Hosting on Vercel and Debugging Serverless Code

Short description:

We will host the project on Vercel and use Zada as the data store. We only need a client-side/server-side router and a place to dump our data. We will cover debugging serverless code and set up a log drain. Next.js is a serverless React framework that can generate a static site or server render content. Vercel Edge functions will also be discussed. The best use for serverless is when you want to host a site with static files and require multiple points of presence for faster access. A CDN can be considered serverless as it uses servers managed by the CDN provider. Another example is using a serverless API to interact with a database.

If you have different opinions, now's the time. I'm thinking hosted on Brasel, one of my favorite serverless platforms in the whole world, and abstraction on top of AWS. So if you want to use AWS, cool, but potentially unnecessary because Vercel is like a nicer layer on AWS and requires no credit card. So for the workshop, it's probably better than putting your credit card in AWS and so on. Again, all of this is interruptible and customizable and we have the time, okay.

We host it on Vercel, the data store is of course, Zada because I work there and I know it better than any other data store. I think that's it, really, I mean, those are the only servers we need, a router, so a client-side slash server-side router, that's Vercel and a place to dump our data. If there's anything more we'll add to this list. So now I'm going to, yes Arslan.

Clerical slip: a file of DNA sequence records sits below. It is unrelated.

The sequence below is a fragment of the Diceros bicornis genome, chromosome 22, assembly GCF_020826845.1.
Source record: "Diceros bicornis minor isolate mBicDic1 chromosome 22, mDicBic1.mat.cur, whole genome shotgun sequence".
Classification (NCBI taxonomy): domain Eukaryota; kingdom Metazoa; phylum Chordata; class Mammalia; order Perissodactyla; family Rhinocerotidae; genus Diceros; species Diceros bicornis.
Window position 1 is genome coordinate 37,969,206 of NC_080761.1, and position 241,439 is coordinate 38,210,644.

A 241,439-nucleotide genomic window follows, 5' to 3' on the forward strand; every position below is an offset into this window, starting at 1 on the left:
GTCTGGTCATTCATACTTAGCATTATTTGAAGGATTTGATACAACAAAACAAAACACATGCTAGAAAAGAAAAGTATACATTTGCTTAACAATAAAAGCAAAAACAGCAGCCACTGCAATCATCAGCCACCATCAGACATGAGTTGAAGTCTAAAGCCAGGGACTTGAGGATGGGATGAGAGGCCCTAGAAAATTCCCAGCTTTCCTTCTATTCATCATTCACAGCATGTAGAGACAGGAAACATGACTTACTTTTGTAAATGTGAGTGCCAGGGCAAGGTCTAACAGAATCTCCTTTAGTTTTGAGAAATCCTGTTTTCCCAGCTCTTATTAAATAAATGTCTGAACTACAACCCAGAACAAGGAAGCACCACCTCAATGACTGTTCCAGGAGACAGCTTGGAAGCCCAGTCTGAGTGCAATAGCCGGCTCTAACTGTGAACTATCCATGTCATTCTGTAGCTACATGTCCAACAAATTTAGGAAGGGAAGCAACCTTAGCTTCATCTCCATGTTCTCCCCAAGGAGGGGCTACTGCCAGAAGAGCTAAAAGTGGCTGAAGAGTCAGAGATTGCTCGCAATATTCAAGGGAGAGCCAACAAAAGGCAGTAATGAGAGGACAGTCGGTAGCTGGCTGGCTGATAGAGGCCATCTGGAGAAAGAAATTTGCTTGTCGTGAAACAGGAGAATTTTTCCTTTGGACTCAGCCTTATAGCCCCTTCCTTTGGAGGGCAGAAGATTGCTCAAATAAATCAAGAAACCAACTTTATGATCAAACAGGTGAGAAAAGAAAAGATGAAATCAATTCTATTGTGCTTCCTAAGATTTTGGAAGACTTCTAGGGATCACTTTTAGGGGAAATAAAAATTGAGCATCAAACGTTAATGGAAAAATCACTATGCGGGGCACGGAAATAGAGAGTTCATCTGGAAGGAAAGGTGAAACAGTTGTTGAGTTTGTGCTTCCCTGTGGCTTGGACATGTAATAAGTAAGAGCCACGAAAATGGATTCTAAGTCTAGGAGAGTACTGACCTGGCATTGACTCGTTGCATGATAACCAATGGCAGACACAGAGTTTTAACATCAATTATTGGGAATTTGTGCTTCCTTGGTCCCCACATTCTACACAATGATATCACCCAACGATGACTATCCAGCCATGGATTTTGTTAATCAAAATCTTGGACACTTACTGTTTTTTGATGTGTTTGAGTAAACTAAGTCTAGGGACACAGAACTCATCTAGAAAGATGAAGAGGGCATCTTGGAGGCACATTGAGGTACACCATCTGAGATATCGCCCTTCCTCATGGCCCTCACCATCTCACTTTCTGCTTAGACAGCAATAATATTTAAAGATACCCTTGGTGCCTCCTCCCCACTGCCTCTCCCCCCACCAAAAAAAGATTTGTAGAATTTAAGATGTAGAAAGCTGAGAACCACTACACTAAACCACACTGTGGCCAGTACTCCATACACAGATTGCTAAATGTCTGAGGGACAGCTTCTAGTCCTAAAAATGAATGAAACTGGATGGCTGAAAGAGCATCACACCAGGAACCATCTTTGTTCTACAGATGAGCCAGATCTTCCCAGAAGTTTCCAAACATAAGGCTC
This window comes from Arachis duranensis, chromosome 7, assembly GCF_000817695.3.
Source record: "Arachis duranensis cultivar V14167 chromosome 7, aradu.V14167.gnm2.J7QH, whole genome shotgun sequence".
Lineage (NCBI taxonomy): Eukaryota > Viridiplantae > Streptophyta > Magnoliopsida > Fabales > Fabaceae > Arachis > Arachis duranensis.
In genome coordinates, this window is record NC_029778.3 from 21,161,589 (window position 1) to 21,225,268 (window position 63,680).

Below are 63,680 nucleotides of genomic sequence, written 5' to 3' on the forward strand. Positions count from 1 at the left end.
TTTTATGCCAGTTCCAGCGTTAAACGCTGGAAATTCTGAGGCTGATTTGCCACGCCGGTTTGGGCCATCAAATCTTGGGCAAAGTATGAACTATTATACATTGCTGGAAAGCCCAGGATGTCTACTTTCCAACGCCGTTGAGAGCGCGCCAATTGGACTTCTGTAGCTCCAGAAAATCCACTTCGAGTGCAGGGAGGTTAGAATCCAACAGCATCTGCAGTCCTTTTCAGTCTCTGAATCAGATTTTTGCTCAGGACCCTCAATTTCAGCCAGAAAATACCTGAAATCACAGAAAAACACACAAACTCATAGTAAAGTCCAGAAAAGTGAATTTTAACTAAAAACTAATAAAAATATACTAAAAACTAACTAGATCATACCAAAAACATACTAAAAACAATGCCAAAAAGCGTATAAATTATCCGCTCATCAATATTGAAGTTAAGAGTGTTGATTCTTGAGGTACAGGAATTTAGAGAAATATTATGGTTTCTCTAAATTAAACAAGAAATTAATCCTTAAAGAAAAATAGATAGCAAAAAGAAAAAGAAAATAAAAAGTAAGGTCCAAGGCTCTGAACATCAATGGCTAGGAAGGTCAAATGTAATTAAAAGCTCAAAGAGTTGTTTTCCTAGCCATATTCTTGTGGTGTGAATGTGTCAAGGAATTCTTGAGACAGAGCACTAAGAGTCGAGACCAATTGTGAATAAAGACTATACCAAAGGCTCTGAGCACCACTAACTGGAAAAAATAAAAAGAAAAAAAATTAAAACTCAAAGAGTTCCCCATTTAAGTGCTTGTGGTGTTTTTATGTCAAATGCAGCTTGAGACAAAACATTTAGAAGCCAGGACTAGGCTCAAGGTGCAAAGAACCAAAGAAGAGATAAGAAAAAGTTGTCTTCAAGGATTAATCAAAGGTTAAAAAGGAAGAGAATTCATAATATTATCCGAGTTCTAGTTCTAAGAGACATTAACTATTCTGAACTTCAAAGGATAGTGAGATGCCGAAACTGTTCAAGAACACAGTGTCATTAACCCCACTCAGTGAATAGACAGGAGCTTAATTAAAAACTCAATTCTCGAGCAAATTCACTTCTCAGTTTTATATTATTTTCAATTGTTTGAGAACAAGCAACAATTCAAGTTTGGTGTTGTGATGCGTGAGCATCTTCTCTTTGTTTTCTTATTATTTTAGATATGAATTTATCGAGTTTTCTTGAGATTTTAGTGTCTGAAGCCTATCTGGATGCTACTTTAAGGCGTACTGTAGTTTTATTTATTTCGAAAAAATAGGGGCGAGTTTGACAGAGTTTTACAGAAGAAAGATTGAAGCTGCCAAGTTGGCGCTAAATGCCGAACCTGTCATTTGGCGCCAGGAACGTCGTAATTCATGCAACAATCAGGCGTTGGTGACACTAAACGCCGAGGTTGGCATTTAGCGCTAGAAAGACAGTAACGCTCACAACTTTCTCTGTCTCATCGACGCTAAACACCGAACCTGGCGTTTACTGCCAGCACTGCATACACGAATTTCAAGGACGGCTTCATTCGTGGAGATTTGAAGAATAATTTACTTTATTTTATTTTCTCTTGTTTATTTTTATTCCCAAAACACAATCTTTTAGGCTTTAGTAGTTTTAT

Hey, so I'm new to serverless, so I was just wondering, as a part of this workshop, can we cover how you would debug through different serverless code? So normally in a REST API, you just throw the debugger around and kinda figure out where things are breaking. But it doesn't make sense to me how that would work in serverless. Yeah, definitely, we'll spend some time, because with serverless, you usually need to set up something called a log drain. Because you don't really, like, logs are expensive, there's just tons of streaming strings, and providers don't wanna accumulate that much stuff. So, yeah, we'll set up a log drain and everything. Julio, Julio, Julio? What's up? Hey, what's up? So it's actually a question, since you're working with Verso, and I saw Next.js in the readme, is that, does Next.js has any relation with actual Serverless, or it's something else? That's a great question. Yeah, Next.js is a serverless React. Wait, what? That's so cute, by the way. Yeah, Next.js is a serverless React framework. This is different, in a way, comparable to Remix, because both of them have, like, Remix forces you to have a server, and it's entirely server rendered, but Next doesn't. So you can generate a static site from Next and deploy it to a serverless CDN, content delivery network, where you serve static stuff, or Next will actually server render stuff for you as well, and this is something I'm excited to show you how Vercel will do that. So yeah, Next is definitely, I'm not gonna try to say Clement, I'm sorry. Yes, what's up? You raised your hand, Clement. You're gonna say something, or was that a butt dial? Where's the button? Oh, okay, well, Oscar, what's up? The question that I have is, are you going to do a little bit of the Edge, like Cloudfarer or explain a little bit? Yes, definitely. I love that you mentioned that. Thank you. Thank you very much, yeah. Vercel Edge functions, so good. Awesome. Good, I like this. I love the collaboration already, and I'm really excited for the time we're gonna spend together. I remember going into this, I was a bit nervous. I was like, shit, am I just gonna be talking to a bunch of bots with the camera on? And yeah, but it's fine. Okay, so cool, let me just adjust the readme. Yeah, feel free to put your hand up, unless there's something you want. That's working. Is that Clement? Yes, sorry. Yes, my Mac wasn't working. Just a question, what would be the best use for serverless? Is it like just something where you don't have much traffic? So half of the time it's not used? Yeah, that's a good question. I'm going to answer your question by drawing diagrams. Feel free to watch my screen. So traditionally, right? If you have a site, like a React app, whatever, you usually will have, why is this a dotted line? Okay, you usually have your React app on your computer. So your computer. And what you'll do is you'll want to upload this somewhere so everybody can access it. And how you will do that is using AWS, Vercel, whatever. Let's call it Cloud, the Cloud CDN. A CDN meaning a content delivery network. Its one job is to host static file, HTML, CSS, JavaScript. So on your site, you have a Build step, right? You'll do like NPM Build or something. And you'll get static assets. So then you will get some HTML, CSS, whatever. So this is what happens on your computer. And then by the way, if you used, if you've ever used Vercel ever in your life, this is what they do. So you like Next Build, it just runs this, gets you static assets. You push it to the Cloud CDN, okay? This is a serverless setup. In a serverful setup, you would have to maintain the CDN. And you'd have to maintain complexity like across the world. How is it distributed? So like, if this is the world right here, let's draw the world. So there's North America, South America, Canada, Europe, Australia. Wow, it's amazing. So if this is the world, right? You'll want to have your CDN here. You'll want to have it in multiple places, US East, US West, Australia, Europe, South America, maybe Canada. This is really important. And these are called points of presence or POPs. It's very important to have many POPs because if someone here from the US wants your website, they're going to get it really fast from this point of presence. But if you don't have this point of presence, then they have to go like all the way here to Europe. And this latency is long. It's very slow. Nobody wants to wait that. There's actually empirical evidence that if somebody has to wait more than a certain number of milliseconds, they're going to just like not give you money. So having multiple points of presence is very important in a server cloud network. And if you don't use serverless, you would have to manage this shit yourself. You'd have to literally create servers and put identical configuration on them in multiple parts of the world, and then install like monitoring software to deal with them. And you'd also need to configure something called Regional Failover where if say, for example, somebody tries to talk to this point of presence, but it's not available, like it's broken, then automatically this request would be rerouted to another available point of presence or the root node. So all of this is like complete server bullshit that Vercell and that AWS and that Heroku and that everybody else saves us from. Small question, as far as I understand, content delivery network appear much earlier than cloud, well, serverless and it's totally separate. So we can have, not a serverless but still have a CDN. Yes and no. So serverless by definition is you don't manage servers. So if you're using a CDN, that can be considered serverless because you're using, so for example, Akamai, the most famous CDN, you're using their servers. You don't manage the servers. Therefore it's serverless. Oh, sorry, I didn't erase my hand, but basically if I have all the management done on my server and I expose that for some public offering, expose that as a service, basically from anyone else's point of view, it's a serverless technology still, I guess. Let's use another example than the CDN because that can be confusing because CDNs were around before serverless became successful. So let's say you have a site. Let's call it, why is this green? Sorry, I have a thing with colors. Let's make that white again. So you have a site, this is your site and every site usually needs data, okay. So you decide, hey, I want a database and that's cool, but your site needs a way to interact with the database. So you need an API. I'm not gonna talk about how your site is deployed.